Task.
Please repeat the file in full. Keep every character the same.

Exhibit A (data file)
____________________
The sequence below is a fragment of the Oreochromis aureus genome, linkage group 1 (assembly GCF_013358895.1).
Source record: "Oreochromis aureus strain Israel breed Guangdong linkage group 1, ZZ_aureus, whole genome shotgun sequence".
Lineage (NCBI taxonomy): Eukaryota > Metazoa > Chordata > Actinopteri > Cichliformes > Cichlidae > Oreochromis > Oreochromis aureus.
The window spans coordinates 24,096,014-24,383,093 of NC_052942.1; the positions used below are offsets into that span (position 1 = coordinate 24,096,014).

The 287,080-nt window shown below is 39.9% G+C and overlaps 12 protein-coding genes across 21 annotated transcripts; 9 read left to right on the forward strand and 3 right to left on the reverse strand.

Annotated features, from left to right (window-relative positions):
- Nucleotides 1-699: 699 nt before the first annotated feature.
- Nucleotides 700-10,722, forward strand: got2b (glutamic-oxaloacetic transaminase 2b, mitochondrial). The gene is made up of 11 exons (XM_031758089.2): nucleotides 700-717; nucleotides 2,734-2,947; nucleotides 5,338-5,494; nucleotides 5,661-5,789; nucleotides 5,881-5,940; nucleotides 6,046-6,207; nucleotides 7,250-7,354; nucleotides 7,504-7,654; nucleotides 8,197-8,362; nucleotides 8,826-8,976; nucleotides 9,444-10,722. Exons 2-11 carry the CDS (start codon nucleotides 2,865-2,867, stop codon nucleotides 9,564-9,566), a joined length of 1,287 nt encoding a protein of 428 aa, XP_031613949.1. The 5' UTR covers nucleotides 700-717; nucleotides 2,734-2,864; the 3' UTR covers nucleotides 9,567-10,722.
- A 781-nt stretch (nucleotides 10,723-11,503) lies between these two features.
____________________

The sequence below is a fragment of the Oreochromis aureus genome, linkage group 1 (assembly GCF_013358895.1).
Source record: "Oreochromis aureus strain Israel breed Guangdong linkage group 1, ZZ_aureus, whole genome shotgun sequence".
Lineage (NCBI taxonomy): Eukaryota > Metazoa > Chordata > Actinopteri > Cichliformes > Cichlidae > Oreochromis > Oreochromis aureus.
The window spans coordinates 24,096,014-24,383,093 of NC_052942.1; the positions used below are offsets into that span (position 1 = coordinate 24,096,014).

The 287,080-nt window shown below is 39.9% G+C and overlaps 12 protein-coding genes across 21 annotated transcripts; 9 read left to right on the forward strand and 3 right to left on the reverse strand.

Annotated features, from left to right (window-relative positions):
- Nucleotides 1-699: 699 nt before the first annotated feature.
- Nucleotides 700-10,722, forward strand: got2b (glutamic-oxaloacetic transaminase 2b, mitochondrial). The gene is made up of 11 exons (XM_031758089.2): nucleotides 700-717; nucleotides 2,734-2,947; nucleotides 5,338-5,494; nucleotides 5,661-5,789; nucleotides 5,881-5,940; nucleotides 6,046-6,207; nucleotides 7,250-7,354; nucleotides 7,504-7,654; nucleotides 8,197-8,362; nucleotides 8,826-8,976; nucleotides 9,444-10,722. Exons 2-11 carry the CDS (start codon nucleotides 2,865-2,867, stop codon nucleotides 9,564-9,566), a joined length of 1,287 nt encoding a protein of 428 aa, XP_031613949.1. The 5' UTR covers nucleotides 700-717; nucleotides 2,734-2,864; the 3' UTR covers nucleotides 9,567-10,722.
- A 781-nt stretch (nucleotides 10,723-11,503) lies between these two features.